Repel - definition, pronunciation, transcription

Amer.  |rɪˈpel|  American pronunciation of the word repel
Brit.  |rɪˈpɛl|  British pronunciation of the word repel
- cause to move back by force or influence (syn: beat back, drive, repulse)
repel the enemy
- be repellent to; cause aversion in (syn: repulse)
- force or drive back (syn: fight off, rebuff, repulse)
repel the attacker
- reject outright and bluntly (syn: rebuff, snub)
- fill with distaste (syn: disgust, revolt)


Their superior forces repelled the invasion.

Two positive electrical charges repel each other.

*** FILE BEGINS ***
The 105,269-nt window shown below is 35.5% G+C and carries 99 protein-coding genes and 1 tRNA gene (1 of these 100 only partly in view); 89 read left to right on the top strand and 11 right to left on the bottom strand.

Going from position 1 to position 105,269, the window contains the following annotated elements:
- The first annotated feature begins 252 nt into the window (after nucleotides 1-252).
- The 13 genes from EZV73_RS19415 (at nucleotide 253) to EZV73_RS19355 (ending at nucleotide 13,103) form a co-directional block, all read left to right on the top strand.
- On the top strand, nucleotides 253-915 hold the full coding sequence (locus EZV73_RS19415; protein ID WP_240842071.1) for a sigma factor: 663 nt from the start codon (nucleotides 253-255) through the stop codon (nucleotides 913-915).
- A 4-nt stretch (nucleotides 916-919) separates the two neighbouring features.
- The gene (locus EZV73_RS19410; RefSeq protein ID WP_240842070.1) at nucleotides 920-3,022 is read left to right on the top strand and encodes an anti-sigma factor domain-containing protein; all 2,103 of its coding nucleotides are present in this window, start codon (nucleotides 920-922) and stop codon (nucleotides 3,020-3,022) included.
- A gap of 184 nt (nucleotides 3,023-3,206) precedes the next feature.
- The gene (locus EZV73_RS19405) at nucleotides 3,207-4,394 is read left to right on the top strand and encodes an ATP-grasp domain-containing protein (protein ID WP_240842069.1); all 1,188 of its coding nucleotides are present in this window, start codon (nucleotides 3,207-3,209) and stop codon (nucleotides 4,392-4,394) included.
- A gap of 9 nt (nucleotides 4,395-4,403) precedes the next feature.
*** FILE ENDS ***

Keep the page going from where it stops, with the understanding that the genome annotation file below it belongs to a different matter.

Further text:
Magnets can both repel and attract one another.

They united to repel the invaders.

The second plea of the defender ought to be repelled.

I repel all such imputations.

His manners repel me.

This is to be applied to the skin to repel mosquitoes from biting.

The oil in a duck's feathers repels the water from its body.

The smell repelled him.

The army was ready to repel an attack.

Two positive charges repel each other.

Word forms

I/you/we/they: repel
he/she/it: repels
present participle: repelling
past tense: repelled
past participle: repelled
See also:  WebsterWiktionaryLongman